Popular Woodworking 2001-10 № 124, страница 10

Popular Woodworking 2001-10 № 124, страница 10


Bigger is not always better in the world of cordless drills. Figure out how much power you need without breaking your wrist.

Every year as we travel the country to woodworking shows, we're shocked and amazed at how big and powerful cordless drills have become. It's fair to say there's a small part of us that's impressed with the performance of these heavyweights. But the small bones in our wrists know better. For most woodworking, a 12-volt drill is more than enough.

If you're a contractor or professional deck builder, then your objections have been noted, so go ahead and purchase that 24-volt workout machine. For the rest of us, here's what to look for in a 12-volt drill.

Handle Design

Most cordless drills these days are T-shaped, with the handle coming down near the middle of the drill. A few are pistol-grips, where the han

dle comes down from the back end of the drill, like on most corded drills.

T-handle drills are more balanced and will stand upright (usually) on your bench. Pistol-grip drills allow you to put more of your weight behind them — usually not a big issue with woodworking.


Cordless drills with 12-volt batteries are available with 1 amp-hour batteries all the way up to 3 amp-hour batteries. The amp hours are analogous to the gas tank on your truck. The bigger the tank, the farther you can go. More amp hours give you more run time. Also critical is the amount of torque produced at the chuck. Torque is measured in inch-pounds for cordless drills; higher numbers are better. The more


12-volt drills

• Get the most torque and highest amp-hours you can afford.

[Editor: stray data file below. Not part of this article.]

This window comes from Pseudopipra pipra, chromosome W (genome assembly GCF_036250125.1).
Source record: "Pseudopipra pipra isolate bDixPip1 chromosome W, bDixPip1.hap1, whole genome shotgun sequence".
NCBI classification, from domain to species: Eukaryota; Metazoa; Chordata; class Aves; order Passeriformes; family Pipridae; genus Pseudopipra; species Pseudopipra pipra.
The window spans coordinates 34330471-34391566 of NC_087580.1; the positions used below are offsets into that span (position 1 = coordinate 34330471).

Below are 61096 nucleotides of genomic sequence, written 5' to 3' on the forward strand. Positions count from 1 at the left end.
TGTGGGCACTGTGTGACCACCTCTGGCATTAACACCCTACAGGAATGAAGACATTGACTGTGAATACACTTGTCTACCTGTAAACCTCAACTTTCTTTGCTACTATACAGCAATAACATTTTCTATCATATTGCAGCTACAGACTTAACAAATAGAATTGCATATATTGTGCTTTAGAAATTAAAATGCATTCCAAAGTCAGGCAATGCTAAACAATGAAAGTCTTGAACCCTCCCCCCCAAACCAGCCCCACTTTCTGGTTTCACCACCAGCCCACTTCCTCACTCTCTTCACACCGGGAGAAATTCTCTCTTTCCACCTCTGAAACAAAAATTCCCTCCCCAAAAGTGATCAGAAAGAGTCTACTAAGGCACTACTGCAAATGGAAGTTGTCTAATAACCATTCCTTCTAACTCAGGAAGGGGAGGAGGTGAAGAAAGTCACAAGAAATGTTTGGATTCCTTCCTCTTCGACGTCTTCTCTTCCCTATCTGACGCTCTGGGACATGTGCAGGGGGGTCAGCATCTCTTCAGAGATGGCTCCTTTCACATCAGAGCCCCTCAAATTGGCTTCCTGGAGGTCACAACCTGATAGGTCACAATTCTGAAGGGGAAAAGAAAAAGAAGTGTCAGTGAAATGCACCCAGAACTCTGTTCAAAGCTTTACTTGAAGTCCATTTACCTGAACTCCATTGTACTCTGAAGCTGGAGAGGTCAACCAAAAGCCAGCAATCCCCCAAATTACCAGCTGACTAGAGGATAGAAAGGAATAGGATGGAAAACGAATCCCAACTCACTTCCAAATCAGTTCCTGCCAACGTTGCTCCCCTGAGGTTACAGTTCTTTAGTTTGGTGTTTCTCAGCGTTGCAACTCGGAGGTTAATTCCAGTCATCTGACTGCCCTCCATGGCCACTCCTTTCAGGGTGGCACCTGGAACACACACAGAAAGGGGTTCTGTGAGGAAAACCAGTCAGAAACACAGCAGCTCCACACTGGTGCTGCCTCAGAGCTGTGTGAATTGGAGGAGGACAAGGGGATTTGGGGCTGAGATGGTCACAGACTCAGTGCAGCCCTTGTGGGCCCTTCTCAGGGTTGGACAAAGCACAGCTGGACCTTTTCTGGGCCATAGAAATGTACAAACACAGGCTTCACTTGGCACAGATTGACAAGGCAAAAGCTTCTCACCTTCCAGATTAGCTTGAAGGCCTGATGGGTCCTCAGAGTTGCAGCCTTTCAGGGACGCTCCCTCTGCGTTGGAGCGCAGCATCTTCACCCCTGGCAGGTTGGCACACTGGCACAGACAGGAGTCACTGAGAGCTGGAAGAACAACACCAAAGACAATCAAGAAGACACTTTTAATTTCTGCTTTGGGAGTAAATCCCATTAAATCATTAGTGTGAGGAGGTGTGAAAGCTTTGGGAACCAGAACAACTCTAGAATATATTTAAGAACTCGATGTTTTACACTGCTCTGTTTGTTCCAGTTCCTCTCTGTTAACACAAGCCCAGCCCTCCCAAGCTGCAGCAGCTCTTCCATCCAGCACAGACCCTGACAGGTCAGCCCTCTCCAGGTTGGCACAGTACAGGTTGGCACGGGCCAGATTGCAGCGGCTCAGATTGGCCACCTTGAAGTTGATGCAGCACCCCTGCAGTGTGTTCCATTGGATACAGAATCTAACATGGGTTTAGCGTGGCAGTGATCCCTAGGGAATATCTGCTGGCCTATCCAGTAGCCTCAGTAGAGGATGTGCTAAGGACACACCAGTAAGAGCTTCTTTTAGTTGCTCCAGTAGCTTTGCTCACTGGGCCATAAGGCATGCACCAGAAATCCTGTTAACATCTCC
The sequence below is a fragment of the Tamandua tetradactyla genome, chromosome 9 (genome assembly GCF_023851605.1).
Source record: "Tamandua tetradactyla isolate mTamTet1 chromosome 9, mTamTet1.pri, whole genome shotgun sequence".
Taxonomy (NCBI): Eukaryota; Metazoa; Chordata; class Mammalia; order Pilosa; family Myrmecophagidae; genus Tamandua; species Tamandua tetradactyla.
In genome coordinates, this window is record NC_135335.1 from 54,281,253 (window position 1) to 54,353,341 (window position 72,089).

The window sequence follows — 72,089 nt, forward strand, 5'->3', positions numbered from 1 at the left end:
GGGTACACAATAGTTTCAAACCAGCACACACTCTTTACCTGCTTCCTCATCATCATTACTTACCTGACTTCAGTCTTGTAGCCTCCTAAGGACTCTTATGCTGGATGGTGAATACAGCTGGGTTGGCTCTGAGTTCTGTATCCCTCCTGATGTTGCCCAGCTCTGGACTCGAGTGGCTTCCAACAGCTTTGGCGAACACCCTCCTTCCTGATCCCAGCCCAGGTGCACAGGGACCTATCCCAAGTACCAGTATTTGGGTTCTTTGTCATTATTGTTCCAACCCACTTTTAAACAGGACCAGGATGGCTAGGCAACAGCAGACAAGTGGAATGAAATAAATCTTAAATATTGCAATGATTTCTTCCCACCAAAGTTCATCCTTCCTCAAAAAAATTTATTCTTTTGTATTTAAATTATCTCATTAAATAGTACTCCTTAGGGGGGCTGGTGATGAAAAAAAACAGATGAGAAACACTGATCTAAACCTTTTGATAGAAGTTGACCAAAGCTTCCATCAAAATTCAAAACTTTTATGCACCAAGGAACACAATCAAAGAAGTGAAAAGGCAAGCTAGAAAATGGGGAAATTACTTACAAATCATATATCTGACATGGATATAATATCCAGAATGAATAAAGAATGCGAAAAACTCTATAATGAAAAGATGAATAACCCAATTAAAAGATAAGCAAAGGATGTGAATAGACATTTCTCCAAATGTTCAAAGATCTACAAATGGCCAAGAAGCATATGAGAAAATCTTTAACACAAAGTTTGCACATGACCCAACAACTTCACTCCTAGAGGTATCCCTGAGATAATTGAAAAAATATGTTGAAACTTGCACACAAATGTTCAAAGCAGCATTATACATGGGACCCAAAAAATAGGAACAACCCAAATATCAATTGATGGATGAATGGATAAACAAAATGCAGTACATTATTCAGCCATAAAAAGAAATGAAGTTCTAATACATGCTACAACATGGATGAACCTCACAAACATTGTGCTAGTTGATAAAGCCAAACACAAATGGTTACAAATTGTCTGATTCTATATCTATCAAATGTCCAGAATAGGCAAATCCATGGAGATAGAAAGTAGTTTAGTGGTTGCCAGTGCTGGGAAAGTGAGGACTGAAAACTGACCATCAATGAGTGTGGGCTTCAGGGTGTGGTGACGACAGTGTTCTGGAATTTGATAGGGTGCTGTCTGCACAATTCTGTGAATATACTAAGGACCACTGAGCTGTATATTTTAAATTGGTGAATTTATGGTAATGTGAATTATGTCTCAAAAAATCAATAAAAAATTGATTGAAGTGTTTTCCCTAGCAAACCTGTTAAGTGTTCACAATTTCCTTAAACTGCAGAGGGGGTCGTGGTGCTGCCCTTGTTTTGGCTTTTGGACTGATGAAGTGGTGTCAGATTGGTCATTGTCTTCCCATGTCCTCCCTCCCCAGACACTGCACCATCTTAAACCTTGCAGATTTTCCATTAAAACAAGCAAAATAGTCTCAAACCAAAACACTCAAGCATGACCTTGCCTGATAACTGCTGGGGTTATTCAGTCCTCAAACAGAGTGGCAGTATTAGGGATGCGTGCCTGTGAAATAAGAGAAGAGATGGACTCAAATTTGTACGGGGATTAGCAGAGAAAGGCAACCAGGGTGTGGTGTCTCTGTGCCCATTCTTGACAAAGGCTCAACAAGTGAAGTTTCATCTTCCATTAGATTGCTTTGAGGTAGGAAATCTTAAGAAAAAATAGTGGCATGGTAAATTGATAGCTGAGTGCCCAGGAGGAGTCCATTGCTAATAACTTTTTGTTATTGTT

• Make sure your drill is variable speed. This will be listed on the side of the gearbox as, for example, 1-1,000 rpm. Drills without variable speed are more difficult to control.

• A "high-" and "low-" speed selector is handy for setting your tool to drill holes or drive screws.

• Don't get worked up about the number of clutch settings. Six or more will be enough.

On pistol-grip drills, the handle comes down at the rear of the motor. You can put more of your weight behind the drill with this arrangement, but this should rarely be necessary with these drills

torque you have, the less likely you're going to bog down in a hole.

Battery Type

As you shop for a drill, you'll notice that some come with Nickel Cadmium (NiCad) and some with Nickel Metal Hydride (NiMH) batteries. Which is better?

According to battery experts, Nickel Metal Hydride technology gives you more run time in the same size battery cell.

NiMH batteries are also more environmentally friendly. The cadmium in NiCad batteries must be disposed of in a controlled manner. NiMH batteries are more expensive, and some manufacturers haven't jumped on the bandwagon yet saying the technology isn't perfect.


All but the least expensive (and lightest duty) drill/drivers offer some nice features you won't find on many corded drills, including variable speeds.

Many drills are available with both variable speed and two-speed capability. They're different features that work together. Variable speed is the ability to control infinitely the rotations per minute (rpm) of the chuck by increasing or decreasing the pressure on the trigger. This allows better control over your work, to keep a drill bit from wandering off the mark, or to start a screw in the right spot. The two-speed capability allows the drill to be switched from one speed range to another, like switching from first to second gear in your car. Torque in low speed is higher, but the top rpms are lower. This is best for large-diameter drill

10 Popular Woodworking October 2001

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